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Brandeis Modern Hebrew, Intermediate to Advanced
Brandeis Modern Hebrew, Intermediate to Advanced
By Vardit Ringvald, Bonit Porath, Yaron Peleg, Esther Shorr
Brandeis University Press Waltham, MA: 2013
Reviewed by Boris Segel - September 1, 2017
Ok, so you've completed a rigorous first year (two-semester) college level course in Modern Hebrew - what's next? If you are studying Hebrew in an academic setting, the choice most likely will not be yours. You simply have to take the next course in your school's curriculum. However, if you are an independent learner, or are in a school where you can choose between classes using different textbooks, you should consider using the Brandeis Modern Hebrew, Intermediate to Advanced textbook.
This textbook was designed as a sequel text to Brandeis Modern Hebrew: Hebrew in Context. This is a first year textbook designed around the Hebrew curriculum at Brandies University. Brandeis Modern Hebrew, Intermediate to Advanced picks up where the first book leaves off, and can be used to guide students through their second and third years of university-level Modern Hebrew instruction.
As with the first book, this more advanced text focuses on all four of the key learning skills, namely reading, writing, listening, and speaking. As well, each chapter is designed around a central theme, and the text includes a plethora of readings from, for the most part, authentic sources. There are also a lot of reading and writing exercises, with space to fill your answers in. There are six units in this text, with each comprising a number of chapters. Each unit ends with an extensive vocabulary list, and wealth of verb tables have been included at the end of the text.
Be aware, this textbook is not meant to be used in a vacuum. It assumes that you will be practicing your new language skills in a variety of setting, both in and out of the classroom. Students need to speak with, and listen to, native speakers. Or, if that is not possible, at least with fellow students. They need to watch and listen to Hebrew language movies and radio programs. They need to try reading across of breadth of formats ranging from newspapers to novels. It is only by using, and internalizing the information, and vocabulary that you have learned, that you will you become proficient in Modern Hebrew. Best of all, by engaging in these pastimes, you will find (or at least I did) that while you might not always know all the words being used, you will often be able to figure out what is going on, or what you are reading, based upon the context and the words you already know. Over time, I found that I was learning new words, and perfecting my pronunciation and listening skills without putting in as much effort as I had to when I first started learning Hebrew. My language 'muscle memory' seemed to help me advance in my studies, even when I was not aware that I was learning something new.
Basically, Brandeis Modern Hebrew, Intermediate to Advanced builds upon the grammatical and vocabulary groundwork laid in your first year of learning Modern Hebrew, and it gives you the necessary skills and guidance to advance your language skills both through the text and by encouraging you to use your new skills in a 'real world' environment. It is not quite the same as the immersion environment that you might encounter in an Ulpan class, but it does encourage you to make your own immersion environment and to get you to really use your new skills. Also, be forewarned that the language of instruction in this textbook is all Hebrew, and from the syllabi that I've looked at, most courses that use this textbook are conducted totally in Hebrew. However, if you have a firm grasp of the material presented in the first book in this series, Brandeis Modern Hebrew: Hebrew in Context, I doubt that you'll have much trouble following along. In addition, if you have completed an academically rigorous two-semester course in Modern Hebrew using a textbook such as:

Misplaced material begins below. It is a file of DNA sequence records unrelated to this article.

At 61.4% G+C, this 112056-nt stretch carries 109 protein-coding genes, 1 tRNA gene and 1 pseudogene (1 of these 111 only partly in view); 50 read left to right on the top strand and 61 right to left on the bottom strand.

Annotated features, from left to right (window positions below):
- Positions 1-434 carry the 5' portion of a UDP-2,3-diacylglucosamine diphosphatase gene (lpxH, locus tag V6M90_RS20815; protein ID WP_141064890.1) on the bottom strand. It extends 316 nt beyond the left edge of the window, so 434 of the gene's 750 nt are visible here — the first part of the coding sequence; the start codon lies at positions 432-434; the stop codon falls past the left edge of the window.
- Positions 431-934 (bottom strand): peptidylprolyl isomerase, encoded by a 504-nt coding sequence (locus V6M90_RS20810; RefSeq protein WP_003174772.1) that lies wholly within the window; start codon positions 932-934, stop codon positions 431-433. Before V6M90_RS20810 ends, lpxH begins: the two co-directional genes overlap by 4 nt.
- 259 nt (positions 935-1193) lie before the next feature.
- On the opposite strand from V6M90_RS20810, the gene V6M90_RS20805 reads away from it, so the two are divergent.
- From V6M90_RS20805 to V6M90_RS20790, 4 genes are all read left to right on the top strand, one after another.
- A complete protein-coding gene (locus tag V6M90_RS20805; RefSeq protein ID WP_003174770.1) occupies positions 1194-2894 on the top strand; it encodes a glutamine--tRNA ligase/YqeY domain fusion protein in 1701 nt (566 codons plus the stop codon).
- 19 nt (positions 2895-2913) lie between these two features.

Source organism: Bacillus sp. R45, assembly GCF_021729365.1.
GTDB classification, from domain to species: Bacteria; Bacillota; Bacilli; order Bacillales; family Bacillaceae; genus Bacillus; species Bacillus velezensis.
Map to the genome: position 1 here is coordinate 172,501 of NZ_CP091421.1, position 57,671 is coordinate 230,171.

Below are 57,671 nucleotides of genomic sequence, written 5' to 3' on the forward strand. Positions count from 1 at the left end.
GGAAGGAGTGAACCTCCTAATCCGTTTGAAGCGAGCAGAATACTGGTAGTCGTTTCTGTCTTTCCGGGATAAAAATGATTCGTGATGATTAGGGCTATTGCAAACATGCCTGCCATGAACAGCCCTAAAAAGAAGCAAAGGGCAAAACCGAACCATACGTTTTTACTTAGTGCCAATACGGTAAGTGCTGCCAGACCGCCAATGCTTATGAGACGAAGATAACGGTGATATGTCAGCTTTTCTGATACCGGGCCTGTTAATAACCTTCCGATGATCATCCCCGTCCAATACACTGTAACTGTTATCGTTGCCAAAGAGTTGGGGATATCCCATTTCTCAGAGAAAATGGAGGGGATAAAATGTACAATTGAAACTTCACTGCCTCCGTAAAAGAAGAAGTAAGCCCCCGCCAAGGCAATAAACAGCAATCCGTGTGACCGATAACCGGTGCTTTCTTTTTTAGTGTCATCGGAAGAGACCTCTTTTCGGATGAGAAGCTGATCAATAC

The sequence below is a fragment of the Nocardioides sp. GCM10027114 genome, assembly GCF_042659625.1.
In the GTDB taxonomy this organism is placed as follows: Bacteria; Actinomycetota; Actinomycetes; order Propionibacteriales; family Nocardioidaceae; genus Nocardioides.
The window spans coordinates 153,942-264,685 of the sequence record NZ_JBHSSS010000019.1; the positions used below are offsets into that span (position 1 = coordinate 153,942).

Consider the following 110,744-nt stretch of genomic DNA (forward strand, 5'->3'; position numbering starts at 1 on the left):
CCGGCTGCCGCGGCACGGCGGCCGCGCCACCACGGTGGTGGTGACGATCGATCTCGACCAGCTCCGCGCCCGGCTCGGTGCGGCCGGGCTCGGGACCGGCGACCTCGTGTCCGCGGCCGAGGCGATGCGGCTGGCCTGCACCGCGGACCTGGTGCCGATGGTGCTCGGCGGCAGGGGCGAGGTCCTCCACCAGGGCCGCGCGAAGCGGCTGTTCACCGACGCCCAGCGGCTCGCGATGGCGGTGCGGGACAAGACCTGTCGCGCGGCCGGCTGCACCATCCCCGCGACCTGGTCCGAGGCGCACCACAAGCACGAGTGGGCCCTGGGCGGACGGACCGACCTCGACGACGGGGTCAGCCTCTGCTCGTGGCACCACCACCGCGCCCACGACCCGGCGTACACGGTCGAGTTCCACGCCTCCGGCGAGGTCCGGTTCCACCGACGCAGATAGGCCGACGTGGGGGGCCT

I think that you'll do fine using any of these, or similar books, you just might need to brush up on some of the vocabulary terms that you did not encounter in your first year course.
By the time you finish working through Brandeis Modern Hebrew, Intermediate to Advanced, you should be able to write essays and letters using complex sentences, engage in coherent conversations, and able to understand most of what is said to you, as well as whatever you read, albeit you will still need to refer to a dictionary or grammar text on occasion. My guess is that, according to the ACTFL proficiency guidelines, you'll finish this book at the low-advanced or mid-advanced level, maybe even higher. While this will not make you a fluent Hebrew speaker/user, it will put you well on your way to that goal. In addition, you'll be well placed to continue your Hebrew studies either in an academic setting or merely by using and nurturing what you have already learned!
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- 501 Hebrew Verbs, 2e, by Shmuel Bolozky, Ph.D.
An essential reference guide for all serious students of both modern and biblical Hebrew. This book includes 565 fully conjugated, high frequency verbs that are listed alphabetically by their root forms.
- Modern Hebrew - An Essential Grammar, By Lewis Glinert.
The third edition of this invaluable reference book provides a concise and up-to-date overview of Hebrew grammar, and a selection of practical exercises that allows you to test your knowledge of the topics covered.
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